When baseball legend Tony Gwynn passed away June 16, it was a wake-up call to many people about the dangers of smokeless tobacco. Gwynn, who died at 54, was a long-time user of chewing tobacco and it ultimately cost him his life after a long battle with salivary gland cancer.
Since Gwynn’s passing, a number of professional baseball players have announced they will stop using smokeless tobacco, including Washington Nationals pitcher Stephen Strasburg and Arizona Diamondbacks pitcher Addison Reed. From a public health perspective, the hope is that their decision to stop using tobacco products will inspire younger players who idolize them to avoid using chew or to quit.
Here in South Carolina, it’s predominately young males who use smokeless tobacco. While our prevention efforts have helped our state achieve the lowest teen smoking rate on record, we are seeing an increase in the number of high school boys who are picking up smokeless tobacco. Today, 15.3% of male high school students in South Carolina now use smokeless tobacco compared to 3.9% of adult males in our state.
No tobacco is safe and smokeless tobacco has been linked to mouth and throat cancer, pancreatic cancer and heart disease. Cathy Warner with our Tobacco Prevention and Control Division recently spoke to Sports Talk radio to help get the word out about the dangers of smokeless tobacco and to share our free resources to help tobacco users kick the habit. You can listen to Cathy’s full interview on Sports Talk here.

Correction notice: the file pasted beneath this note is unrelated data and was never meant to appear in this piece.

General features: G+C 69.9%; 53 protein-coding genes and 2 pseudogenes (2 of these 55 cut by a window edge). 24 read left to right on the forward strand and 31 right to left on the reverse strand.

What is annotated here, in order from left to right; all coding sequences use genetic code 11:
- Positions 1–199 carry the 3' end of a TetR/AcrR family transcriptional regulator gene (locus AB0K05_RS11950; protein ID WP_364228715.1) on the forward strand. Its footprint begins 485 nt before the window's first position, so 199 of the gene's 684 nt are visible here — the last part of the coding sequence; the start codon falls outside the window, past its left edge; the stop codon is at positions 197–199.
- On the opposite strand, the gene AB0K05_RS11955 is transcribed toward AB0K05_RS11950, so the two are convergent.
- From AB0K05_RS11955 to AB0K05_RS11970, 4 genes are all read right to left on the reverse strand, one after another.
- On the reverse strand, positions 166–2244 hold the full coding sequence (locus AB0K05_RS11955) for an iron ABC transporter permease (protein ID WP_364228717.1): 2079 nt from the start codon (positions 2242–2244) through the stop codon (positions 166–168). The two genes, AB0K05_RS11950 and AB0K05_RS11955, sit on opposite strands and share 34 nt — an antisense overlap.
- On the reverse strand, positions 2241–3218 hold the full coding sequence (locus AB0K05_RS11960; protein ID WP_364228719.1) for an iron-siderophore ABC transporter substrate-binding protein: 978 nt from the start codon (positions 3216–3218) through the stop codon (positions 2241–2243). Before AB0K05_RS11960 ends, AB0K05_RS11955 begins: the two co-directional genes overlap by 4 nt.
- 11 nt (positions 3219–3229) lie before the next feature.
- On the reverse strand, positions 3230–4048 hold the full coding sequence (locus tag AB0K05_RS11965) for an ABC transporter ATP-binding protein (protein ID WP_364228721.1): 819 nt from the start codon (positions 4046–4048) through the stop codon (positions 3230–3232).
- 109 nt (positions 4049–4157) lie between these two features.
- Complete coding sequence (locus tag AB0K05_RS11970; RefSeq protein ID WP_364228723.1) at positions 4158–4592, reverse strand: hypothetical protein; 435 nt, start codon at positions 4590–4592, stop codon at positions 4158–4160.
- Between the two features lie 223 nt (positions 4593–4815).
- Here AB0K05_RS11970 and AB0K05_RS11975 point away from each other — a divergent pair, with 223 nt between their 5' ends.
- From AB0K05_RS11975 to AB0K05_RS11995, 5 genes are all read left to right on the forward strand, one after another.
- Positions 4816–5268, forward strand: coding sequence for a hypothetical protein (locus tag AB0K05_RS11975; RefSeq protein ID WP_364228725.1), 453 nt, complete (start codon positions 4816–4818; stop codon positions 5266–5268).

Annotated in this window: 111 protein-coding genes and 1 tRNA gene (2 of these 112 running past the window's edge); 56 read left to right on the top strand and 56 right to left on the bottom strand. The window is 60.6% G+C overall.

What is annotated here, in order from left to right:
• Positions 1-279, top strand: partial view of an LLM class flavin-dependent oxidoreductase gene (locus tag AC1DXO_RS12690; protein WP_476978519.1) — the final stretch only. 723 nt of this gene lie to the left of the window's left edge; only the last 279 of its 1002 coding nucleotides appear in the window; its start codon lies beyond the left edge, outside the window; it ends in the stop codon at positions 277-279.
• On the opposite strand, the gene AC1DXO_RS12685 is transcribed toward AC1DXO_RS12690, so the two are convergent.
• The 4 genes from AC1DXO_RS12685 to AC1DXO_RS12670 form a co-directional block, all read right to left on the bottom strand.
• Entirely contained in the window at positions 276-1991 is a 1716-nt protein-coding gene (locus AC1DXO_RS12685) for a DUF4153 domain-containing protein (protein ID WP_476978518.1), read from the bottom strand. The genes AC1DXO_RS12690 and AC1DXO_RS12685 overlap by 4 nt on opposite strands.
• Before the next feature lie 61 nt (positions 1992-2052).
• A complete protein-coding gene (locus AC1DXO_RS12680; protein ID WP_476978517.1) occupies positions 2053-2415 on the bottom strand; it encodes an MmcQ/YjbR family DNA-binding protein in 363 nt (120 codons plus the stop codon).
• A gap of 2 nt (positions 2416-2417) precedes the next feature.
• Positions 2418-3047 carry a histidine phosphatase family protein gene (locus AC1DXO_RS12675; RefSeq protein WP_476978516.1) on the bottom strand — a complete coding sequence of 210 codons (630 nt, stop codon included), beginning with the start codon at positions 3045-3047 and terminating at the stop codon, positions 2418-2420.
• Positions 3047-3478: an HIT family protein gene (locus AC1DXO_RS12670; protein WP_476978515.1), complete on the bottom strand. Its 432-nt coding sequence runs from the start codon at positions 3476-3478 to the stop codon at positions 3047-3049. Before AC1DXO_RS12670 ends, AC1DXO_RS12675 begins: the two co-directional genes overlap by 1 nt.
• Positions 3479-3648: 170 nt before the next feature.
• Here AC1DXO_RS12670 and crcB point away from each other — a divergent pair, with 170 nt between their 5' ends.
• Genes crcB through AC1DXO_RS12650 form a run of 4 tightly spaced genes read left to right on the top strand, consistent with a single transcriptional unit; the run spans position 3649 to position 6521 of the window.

DHEC offers free resources to help South Carolinians who want to quit through our Tobacco Quitline (1-800-QUIT-NOW). Everyone who calls the Quitline gets at least one free counseling session, and uninsured callers can get free nicotine replacement therapy like patches and gum to help them quit.
Thank you to our Tobacco Prevention and Control Division for their work to help more South Carolinians kick the habit. I encourage everyone to share this blog post to help increase awareness of teens and smokeless tobacco use in South Carolina and our free cessation resources.